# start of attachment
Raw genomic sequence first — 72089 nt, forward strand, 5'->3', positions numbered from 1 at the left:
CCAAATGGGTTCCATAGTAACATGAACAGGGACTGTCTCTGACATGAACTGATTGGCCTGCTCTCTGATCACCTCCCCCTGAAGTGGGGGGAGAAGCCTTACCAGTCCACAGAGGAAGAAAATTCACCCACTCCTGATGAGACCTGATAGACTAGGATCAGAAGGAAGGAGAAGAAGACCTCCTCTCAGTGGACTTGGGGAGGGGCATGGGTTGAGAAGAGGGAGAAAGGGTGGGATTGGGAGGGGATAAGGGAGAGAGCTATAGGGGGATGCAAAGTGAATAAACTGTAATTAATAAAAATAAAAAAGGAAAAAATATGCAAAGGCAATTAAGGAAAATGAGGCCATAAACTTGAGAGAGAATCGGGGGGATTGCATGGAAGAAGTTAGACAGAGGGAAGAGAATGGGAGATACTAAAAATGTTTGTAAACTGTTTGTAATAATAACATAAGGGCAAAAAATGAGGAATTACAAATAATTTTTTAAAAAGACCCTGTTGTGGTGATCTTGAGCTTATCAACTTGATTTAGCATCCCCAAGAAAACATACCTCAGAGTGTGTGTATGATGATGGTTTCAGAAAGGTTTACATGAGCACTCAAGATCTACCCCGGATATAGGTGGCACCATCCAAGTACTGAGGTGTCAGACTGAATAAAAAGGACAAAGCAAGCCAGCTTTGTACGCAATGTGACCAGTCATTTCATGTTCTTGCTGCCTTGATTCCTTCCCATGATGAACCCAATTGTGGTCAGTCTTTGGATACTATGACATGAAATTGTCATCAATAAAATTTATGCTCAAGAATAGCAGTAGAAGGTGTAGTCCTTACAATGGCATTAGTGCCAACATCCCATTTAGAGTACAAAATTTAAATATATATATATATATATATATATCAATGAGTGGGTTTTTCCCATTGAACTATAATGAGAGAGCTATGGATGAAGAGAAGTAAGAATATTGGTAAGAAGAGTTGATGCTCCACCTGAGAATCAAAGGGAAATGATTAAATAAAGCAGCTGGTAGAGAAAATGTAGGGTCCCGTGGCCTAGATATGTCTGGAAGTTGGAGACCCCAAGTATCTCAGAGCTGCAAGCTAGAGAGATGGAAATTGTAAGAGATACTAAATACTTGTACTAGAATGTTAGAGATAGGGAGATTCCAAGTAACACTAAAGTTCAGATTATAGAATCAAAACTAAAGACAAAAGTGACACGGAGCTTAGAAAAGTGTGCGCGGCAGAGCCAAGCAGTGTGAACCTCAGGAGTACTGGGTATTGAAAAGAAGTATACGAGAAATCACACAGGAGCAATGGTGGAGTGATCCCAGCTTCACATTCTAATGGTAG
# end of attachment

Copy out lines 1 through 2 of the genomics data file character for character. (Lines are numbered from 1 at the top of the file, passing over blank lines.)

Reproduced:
Raw genomic sequence first — 72089 nt, forward strand, 5'->3', positions numbered from 1 at the left:
CCAAATGGGTTCCATAGTAACATGAACAGGGACTGTCTCTGACATGAACTGATTGGCCTGCTCTCTGATCACCTCCCCCTGAAGTGGGGGGAGAAGCCTTACCAGTCCACAGAGGAAGAAAATTCACCCACTCCTGATGAGACCTGATAGACTAGGATCAGAAGGAAGGAGAAGAAGACCTCCTCTCAGTGGACTTGGGGAGGGGCATGGGTTGAGAAGAGGGAGAAAGGGTGGGATTGGGAGGGGATAAGGGAGAGAGCTATAGGGGGATGCAAAGTGAATAAACTGTAATTAATAAAAATAAAAAAGGAAAAAATATGCAAAGGCAATTAAGGAAAATGAGGCCATAAACTTGAGAGAGAATCGGGGGGATTGCATGGAAGAAGTTAGACAGAGGGAAGAGAATGGGAGATACTAAAAATGTTTGTAAACTGTTTGTAATAATAACATAAGGGCAAAAAATGAGGAATTACAAATAATTTTTTAAAAAGACCCTGTTGTGGTGATCTTGAGCTTATCAACTTGATTTAGCATCCCCAAGAAAACATACCTCAGAGTGTGTGTATGATGATGGTTTCAGAAAGGTTTACATGAGCACTCAAGATCTACCCCGGATATAGGTGGCACCATCCAAGTACTGAGGTGTCAGACTGAATAAAAAGGACAAAGCAAGCCAGCTTTGTACGCAATGTGACCAGTCATTTCATGTTCTTGCTGCCTTGATTCCTTCCCATGATGAACCCAATTGTGGTCAGTCTTTGGATACTATGACATGAAATTGTCATCAATAAAATTTATGCTCAAGAATAGCAGTAGAAGGTGTAGTCCTTACAATGGCATTAGTGCCAACATCCCATTTAGAGTACAAAATTTAAATATATATATATATATATATATATCAATGAGTGGGTTTTTCCCATTGAACTATAATGAGAGAGCTATGGATGAAGAGAAGTAAGAATATTGGTAAGAAGAGTTGATGCTCCACCTGAGAATCAAAGGGAAATGATTAAATAAAGCAGCTGGTAGAGAAAATGTAGGGTCCCGTGGCCTAGATATGTCTGGAAGTTGGAGACCCCAAGTATCTCAGAGCTGCAAGCTAGAGAGATGGAAATTGTAAGAGATACTAAATACTTGTACTAGAATGTTAGAGATAGGGAGATTCCAAGTAACACTAAAGTTCAGATTATAGAATCAAAACTAAAGACAAAAGTGACACGGAGCTTAGAAAAGTGTGCGCGGCAGAGCCAAGCAGTGTGAACCTCAGGAGTACTGGGTATTGAAAAGAAGTATACGAGAAATCACACAGGAGCAATGGTGGAGTGATCCCAGCTTCACATTCTAATGGTAG